Champ D’Or. If you have lived in Dallas for at least three years, you know all about the Turbeville Road mansion up in Hickory Creek, near Denton. It’s a 35,000 square foot, French baroque castle meets Plano McMansion dream chateau. This spread has been priced from $72 million to $35 million, and on the market since the day it was completed in 2002, pricing depending on the land tossed into the deal,  the market, or the owners’ whim. You could open a boutique agency with all the agents who have listed (and marketed!) Champ, the latest being Briggs Freeman Sotheby’s Joan Eleazer. The owners of the property are Alan and Shirley Goldfield, he the cellphone mogul, she the one who re-created Chanel’s Paris boutique in her master closet: it is outfitted with 18K gold doorknobs, a vanity with an antique chair purchased in France, a $30K custom gold chandelier, made in Florence, a custom iron railing modeled after the famed mirrored one in the Chanel store on Rue de Cambon in Paris, and a $10K custom area rug with the brand’s intersecting-C logo.

“When I built this closet, I tried to think of everything that I would need,” Goldfield tolf HGTV when they filmed the closet.

Full disclosure: I took Champ to Pebble Beach Concourse D’Elegance this summer, and it was the most talk-about home at the show.

Champ D’Or is ten years old this year, and is probably the only 35,000 square foot house in the world that has never been lived in.

Newsflash: Owners Alan and Shirly Goldfield have sold off some of the homes and dirt SURROUNDING Champs, and word is Alan might even be willing to go lower on the latest list price, $35,000,000.  

That McMansion sized price includes the main house, a pool and tennis house, outdoor swimming pool, tennis court, adjacent lake, and up to 25 acres of beautiful treed property. Upon turning into the beautiful esplanade that leads to the front of the property, matching guardhouses direct one into the treed mega mega acreage. Beautifully landscaped and meticulously maintained by trained staff even though the house is still technically vacant, the grounds offer lovely vistas, including a 1½ acre lake to the west of the main house. There is a large garden room that may be used for year round entertaining which stretches across the rear of the home and opens to a veranda that can seat 450 people.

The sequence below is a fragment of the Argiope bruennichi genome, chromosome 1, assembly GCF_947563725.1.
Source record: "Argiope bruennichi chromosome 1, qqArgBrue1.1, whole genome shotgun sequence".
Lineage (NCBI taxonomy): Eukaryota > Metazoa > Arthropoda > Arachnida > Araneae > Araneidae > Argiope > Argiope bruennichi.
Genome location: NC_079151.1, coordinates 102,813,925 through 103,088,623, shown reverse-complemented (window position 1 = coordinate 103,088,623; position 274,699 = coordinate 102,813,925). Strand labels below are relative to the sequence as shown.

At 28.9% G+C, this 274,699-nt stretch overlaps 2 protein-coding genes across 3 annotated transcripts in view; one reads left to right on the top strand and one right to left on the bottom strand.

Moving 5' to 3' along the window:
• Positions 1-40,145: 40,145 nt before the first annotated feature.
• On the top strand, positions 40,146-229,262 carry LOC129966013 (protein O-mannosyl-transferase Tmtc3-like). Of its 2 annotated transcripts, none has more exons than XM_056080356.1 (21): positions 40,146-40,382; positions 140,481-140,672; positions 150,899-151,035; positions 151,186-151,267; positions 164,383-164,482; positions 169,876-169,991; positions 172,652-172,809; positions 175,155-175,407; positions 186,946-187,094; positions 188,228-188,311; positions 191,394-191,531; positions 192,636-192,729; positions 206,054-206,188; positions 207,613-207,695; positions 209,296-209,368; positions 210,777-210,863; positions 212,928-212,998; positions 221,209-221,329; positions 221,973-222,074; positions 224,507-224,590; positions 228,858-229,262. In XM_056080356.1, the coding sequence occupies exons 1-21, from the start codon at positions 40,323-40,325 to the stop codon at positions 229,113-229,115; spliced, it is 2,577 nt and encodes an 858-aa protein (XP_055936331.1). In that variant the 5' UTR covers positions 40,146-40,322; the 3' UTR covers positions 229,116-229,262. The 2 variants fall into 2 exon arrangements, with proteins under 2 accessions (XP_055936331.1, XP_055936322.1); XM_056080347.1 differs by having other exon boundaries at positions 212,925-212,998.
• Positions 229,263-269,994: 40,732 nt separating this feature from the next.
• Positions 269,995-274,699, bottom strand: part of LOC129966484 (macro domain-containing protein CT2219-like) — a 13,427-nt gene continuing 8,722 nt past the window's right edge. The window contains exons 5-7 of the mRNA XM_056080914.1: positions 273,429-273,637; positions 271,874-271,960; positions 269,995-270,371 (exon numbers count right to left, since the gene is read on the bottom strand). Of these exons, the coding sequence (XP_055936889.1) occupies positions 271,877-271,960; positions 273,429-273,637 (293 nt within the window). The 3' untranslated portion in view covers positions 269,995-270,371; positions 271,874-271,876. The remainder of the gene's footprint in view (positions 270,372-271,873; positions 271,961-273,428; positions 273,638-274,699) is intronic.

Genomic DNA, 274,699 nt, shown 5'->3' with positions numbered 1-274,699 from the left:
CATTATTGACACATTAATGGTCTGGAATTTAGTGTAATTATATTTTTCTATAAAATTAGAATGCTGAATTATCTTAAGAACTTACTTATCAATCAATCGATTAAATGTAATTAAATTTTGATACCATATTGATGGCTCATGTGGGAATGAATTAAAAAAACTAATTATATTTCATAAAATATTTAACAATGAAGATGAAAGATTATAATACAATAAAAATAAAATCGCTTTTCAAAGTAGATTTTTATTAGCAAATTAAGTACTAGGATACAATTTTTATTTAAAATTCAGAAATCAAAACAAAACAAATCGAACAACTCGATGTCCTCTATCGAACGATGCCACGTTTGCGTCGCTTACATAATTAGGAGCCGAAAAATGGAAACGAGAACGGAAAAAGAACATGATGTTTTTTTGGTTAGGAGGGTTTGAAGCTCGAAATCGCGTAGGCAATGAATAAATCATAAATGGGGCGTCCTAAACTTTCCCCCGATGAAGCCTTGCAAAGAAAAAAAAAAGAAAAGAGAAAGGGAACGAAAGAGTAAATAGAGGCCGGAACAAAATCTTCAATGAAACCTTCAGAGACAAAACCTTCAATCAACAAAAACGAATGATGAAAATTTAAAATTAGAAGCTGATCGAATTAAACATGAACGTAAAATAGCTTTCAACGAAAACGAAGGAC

The east wing of the home is comprised of the men’s and women’s powder rooms (yes, plural) and an exceptional master suite. Here are the goodies in that suite: a breakfast bar, wet steam room, weight room and master bath with a two-story Chanel styled closet for her and equally lavish man’s closet, as well as a private hair salon. Off the master there is an indoor ionized lap pool.

On the second level there is a theater/media room with lobby and access via the east elevator. Then there’s the  Wedgewood suite:a living area with fireplace, bedroom with breakfast bar, luxurious guest bath, and adjacent laundry room. A second suite has 2 bedrooms, each with a private bath, and is perfect for guests with young children.

The third floor has a lovely ballroom complete with men’s and ladies powder rooms (again, plural), a catering kitchen, and incredible storage. There is also a third floor suite with living room, dining room, full kitchen and 2 bedrooms with separate baths.